Thursday, November 27, 2008
While Barack Obama introduced the first members of his economic team, a wailing noise could be heard somewhere in the background. That was the sound of complaining liberals, who worry that the president-elect is already surrendering the progressive moment to centrists -- the kind of post-election disappointment with which they are all too familiar.
Looking over the names of the new Obama appointees to important positions in the Treasury and the White House, critics on the left have dismissed them as "Clintonite retreads" or worse. According to this gloomy analysis, the incoming administration is poised to repeat the mistakes of the past rather than create new policy for the future, by staffing itself with economists wedded to old ideologies of deregulation and budget-balancing, rather than government intervention and public investment.
If resumes represented destiny, then there would certainly be cause for concern.
After all, most of Mr. Obama's top advisers -- notably including Tim Geithner, the new Treasury secretary, and Larry Summers, the new director of the National Economic Council -- either served in the Clinton administration or have some other connection to Robert Rubin, the man responsible for "Rubinomics" when he oversaw the Treasury during those years. The combination of fiscal discipline and deregulation that bear his name, once lauded as the foundation of an unprecedented boom, seem not only irrelevant but wrongheaded. His reputation has been badly damaged, meanwhile, by the fall of Citigroup, where he oversaw a ruinous and seemingly reckless investment strategy.
Long gone are the days when a smiling Rubin appeared on the covers of the newsmagazines alongside Alan Greenspan, whose record as Federal Reserve chairman and avatar of laissez-faire economics is equally discredited. By now it would be natural for Summers -- who succeeded Rubin at Treasury -- to wish that everyone would forget his was the third face on those same magazine covers.
But when liberals point to Summers and other members of the Obama team, crying betrayal, they misunderstand the strategy behind those appointments. The most important thing to remember about the president-elect as he prepares to govern is that he takes the long view -- and that he knows how to make a reasonable case for radical change. He has not taken one step back from the commitments he articulated during his campaign.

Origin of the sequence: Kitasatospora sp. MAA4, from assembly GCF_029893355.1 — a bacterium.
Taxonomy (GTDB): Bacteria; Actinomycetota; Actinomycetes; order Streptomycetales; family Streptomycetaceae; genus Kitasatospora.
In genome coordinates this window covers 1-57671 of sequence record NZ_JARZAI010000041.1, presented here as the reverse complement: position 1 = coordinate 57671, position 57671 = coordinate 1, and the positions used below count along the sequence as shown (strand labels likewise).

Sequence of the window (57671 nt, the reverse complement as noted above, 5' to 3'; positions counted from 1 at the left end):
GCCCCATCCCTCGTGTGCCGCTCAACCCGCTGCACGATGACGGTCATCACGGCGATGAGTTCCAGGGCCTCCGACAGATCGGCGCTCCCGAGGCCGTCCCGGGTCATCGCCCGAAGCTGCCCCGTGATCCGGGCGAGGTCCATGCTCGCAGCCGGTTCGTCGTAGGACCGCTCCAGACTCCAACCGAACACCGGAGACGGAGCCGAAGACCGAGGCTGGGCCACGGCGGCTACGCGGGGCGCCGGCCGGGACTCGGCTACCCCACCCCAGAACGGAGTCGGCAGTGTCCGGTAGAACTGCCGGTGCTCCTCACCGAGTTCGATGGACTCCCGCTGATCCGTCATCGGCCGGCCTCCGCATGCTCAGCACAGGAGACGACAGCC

Indeed, Obama has steadfastly refused to scale back his platform of spending initiatives, from infrastructure to health care, despite all the tut-tutting commentary. Instead, even as he rolled out his team, he pledged a very substantial spending increase during the first two years of his term as the only means to prevent the recession from plunging into something far worse.
And his appointees will implement the Obama program, not only because that is what he tells them to do but because that is what they have come to believe is best for the country. Whatever Summers or Geithner or any of the other centrists on the new team may once have said or thought, they will pursue a course of massive counter-cyclical spending, public investment and strong new regulation.
Several of the significant figures chosen by Obama, such as budget chief Peter Orszag and advisor Jason Furman, have defended liberal priorities throughout their careers. The economists who have influenced them include not just Rubin but also Joseph Stiglitz, the Nobel-winning progressive.
But even Rubin -- who once came to symbolize the Democratic Party's submission to market fundamentalism -- has endorsed a new progressive direction. The Washington think tank associated with him, known as the Hamilton Project, promotes public investment and a refurbished social safety net.
As for Summers, just last month he published an essay in the Financial Times that seemed to acknowledge past errors, writing that the "wealth and income gains from the easy availability of credit were highly concentrated in the hands of a fortunate few."
Sounding liberal themes, he went on to call for a strict new regulatory regime and measures to ensure that the nation's future prosperity will be broad-based and inclusive. He and the rest of the Obama team possess the managerial competence to implement those policies, which is why the president-elect appointed them. He knows that the proof will be in the pudding and not the cooks.
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